A meta description is the text immediately under the URL in search engine results. Essentially, the description helps readers to decide if the webpage will answer their question. But those “readers” aren’t limited to people. Google bots read everything too, to help determine the relevance of the content for answering searchers’ queries. For this reason, it is important that the meta description both describes the content but also entices the searcher to read it.
Meta descriptions are often written early during website development and rarely thought of again. This limits the SEO potential of each page on the site. Optimization begins by looking at the data.
Use data to answer these questions:
- What words are people using when they search for your products/services?
- Do those words appear in your meta description for that page?
- Does the description accurately set user expectations for the page?
Resources for Meta Description Research
- Research your own keyword data from Google Search Console, Google Analytics, and Google Ads (formerly AdWords).
- Online Tools like SpyFu, SEMrush, and BuzzSumo offer broader perspectives to keyword trends. Get statistics about search volume, related keywords, and your competitor’s use of keywords. These tools also offer life science marketers clues on words that could be broadly applied and confuse bots.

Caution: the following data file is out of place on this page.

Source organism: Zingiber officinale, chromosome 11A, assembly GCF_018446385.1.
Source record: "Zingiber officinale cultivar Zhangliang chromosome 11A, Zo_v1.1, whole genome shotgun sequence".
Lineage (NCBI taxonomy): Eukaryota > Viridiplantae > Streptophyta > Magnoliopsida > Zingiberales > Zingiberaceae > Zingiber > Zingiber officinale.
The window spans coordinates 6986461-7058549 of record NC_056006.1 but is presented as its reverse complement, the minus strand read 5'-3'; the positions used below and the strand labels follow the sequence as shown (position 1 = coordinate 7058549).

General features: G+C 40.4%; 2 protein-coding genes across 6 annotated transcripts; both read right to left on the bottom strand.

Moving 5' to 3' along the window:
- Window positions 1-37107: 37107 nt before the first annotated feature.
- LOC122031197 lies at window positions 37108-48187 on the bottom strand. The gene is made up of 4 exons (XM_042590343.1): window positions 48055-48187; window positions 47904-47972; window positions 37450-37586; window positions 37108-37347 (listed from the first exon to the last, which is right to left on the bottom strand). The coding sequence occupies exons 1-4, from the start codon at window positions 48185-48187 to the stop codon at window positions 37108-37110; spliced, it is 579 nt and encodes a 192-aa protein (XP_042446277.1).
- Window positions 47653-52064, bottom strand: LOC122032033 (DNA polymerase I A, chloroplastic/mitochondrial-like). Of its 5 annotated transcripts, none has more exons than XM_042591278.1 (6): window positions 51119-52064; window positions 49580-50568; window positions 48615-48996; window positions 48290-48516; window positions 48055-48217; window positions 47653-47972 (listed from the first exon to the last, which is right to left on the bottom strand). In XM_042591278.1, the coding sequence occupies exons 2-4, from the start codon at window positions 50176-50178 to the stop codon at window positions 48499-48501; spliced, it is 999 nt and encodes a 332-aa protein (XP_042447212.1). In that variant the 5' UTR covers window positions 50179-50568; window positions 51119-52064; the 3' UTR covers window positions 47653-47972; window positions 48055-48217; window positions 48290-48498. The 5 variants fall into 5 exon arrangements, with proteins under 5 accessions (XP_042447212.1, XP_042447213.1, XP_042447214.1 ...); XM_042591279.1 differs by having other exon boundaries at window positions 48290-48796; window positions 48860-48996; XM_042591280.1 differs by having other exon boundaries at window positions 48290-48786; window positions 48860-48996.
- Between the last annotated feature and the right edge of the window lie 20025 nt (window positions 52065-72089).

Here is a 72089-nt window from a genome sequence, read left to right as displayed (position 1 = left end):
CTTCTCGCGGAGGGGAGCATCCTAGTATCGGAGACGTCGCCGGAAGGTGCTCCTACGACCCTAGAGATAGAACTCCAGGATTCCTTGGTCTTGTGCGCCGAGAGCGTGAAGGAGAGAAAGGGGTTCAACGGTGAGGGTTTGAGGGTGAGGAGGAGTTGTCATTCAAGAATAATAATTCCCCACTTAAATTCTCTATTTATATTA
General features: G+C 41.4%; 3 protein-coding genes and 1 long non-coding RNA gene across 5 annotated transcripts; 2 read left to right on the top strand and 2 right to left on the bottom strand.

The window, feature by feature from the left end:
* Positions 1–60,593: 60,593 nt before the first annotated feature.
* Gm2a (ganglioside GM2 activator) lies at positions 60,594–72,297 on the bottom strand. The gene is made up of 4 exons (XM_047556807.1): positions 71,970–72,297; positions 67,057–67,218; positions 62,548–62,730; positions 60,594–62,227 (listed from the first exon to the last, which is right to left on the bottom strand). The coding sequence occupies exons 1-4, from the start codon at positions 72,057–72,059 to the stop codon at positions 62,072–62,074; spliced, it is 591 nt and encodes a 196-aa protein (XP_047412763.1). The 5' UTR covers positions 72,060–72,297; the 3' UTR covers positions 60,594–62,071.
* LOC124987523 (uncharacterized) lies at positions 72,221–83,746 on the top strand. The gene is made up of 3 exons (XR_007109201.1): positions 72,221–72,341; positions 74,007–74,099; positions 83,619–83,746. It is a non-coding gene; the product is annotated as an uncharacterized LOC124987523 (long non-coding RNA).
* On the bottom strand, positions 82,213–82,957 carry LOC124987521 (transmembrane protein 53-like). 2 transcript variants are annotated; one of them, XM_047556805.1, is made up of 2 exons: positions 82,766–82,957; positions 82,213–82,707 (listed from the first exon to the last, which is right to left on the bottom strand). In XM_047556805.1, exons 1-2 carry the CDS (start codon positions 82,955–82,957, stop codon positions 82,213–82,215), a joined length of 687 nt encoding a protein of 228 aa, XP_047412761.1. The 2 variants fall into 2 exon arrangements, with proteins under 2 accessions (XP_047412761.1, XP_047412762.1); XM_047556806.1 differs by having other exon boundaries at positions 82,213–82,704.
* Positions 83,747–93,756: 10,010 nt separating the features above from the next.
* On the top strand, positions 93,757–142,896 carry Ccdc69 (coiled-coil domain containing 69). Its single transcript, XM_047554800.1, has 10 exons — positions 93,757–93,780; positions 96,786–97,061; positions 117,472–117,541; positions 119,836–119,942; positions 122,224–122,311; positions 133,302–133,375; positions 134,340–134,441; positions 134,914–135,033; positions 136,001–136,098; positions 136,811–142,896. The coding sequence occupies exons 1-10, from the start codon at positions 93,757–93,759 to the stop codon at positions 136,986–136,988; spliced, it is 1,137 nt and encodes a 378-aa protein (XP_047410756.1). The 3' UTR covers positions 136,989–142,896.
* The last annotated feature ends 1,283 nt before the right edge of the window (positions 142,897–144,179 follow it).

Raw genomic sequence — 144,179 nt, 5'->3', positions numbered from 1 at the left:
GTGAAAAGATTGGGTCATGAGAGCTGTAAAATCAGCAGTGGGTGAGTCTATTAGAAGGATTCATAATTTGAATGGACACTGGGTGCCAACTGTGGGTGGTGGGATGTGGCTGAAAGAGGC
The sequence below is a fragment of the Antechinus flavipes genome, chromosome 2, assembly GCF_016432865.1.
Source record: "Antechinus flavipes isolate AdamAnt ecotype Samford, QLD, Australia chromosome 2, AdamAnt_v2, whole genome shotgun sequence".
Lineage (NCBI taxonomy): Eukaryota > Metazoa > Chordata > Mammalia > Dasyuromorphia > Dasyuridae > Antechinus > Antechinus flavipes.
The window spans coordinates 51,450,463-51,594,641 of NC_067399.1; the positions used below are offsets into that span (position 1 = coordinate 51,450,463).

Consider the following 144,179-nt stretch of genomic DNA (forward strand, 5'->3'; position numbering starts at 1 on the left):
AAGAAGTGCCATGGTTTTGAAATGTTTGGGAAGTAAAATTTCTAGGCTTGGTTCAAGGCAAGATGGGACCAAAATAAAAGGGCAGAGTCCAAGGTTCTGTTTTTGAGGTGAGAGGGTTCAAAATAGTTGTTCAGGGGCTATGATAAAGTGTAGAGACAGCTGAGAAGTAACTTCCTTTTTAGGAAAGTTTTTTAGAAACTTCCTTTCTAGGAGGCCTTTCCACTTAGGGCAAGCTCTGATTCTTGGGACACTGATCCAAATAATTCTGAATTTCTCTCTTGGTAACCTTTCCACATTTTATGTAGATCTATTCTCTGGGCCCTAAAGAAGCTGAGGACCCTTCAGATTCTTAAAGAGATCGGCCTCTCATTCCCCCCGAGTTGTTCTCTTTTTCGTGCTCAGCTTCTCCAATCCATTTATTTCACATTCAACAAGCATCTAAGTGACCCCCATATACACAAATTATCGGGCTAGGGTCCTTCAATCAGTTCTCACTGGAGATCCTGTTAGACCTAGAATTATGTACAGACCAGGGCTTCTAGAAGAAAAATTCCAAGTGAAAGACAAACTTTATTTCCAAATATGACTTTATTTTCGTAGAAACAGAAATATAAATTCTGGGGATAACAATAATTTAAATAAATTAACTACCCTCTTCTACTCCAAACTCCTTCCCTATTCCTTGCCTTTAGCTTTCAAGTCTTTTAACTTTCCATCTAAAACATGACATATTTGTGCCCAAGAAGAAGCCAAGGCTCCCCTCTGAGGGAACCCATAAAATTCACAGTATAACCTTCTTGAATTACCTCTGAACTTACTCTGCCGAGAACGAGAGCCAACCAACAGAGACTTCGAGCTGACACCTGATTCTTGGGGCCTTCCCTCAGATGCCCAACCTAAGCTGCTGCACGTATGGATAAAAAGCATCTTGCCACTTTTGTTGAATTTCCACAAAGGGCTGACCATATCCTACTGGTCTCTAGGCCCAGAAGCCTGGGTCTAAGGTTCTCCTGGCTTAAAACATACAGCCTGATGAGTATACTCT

- Example 1: The term “Assay” is used by both biologists and chemists, however the meaning varies. One group thinks about ELISAs, while the other thinks about HPLC runs.
- Example 2: “Protein concentration” is used broadly by life science companies. Unfortunately, the food industry also uses protein concentration when talking about protein bars, protein shakes, etc.
- Feedback from customers can play an important role. Consider what language they respond to when you speak to them and integrate these into the product page.
Matching Meta Descriptions with Search Intent
The meta description connects the search keywords (and the searcher) to the site. As a marketer, you need to concentrate on making your site the obvious choice – on making that connection seamless. This can be additionally challenging in the life science marketing world. It is impossible to differentiate, credentialize, and position your product/service in less than 156 characters. This is where data really helps you.
Create the meta description by distilling the page’s thesis. On every product webpage, include a short positioning statement that explains what the product is, who it is for and how it benefits them. The data empowers you to rework the meta description to better connect with Google and your specific custom audience. Work to develop a connection between the things people search for and that positioning statement. Look at the questions your searchers are asking, and do your best to show you have the answer. Measure effectiveness of your changes, and remember to keep optimizing.
Want to know what other questions marketing data can answer? Contact Covalent Bonds to learn more.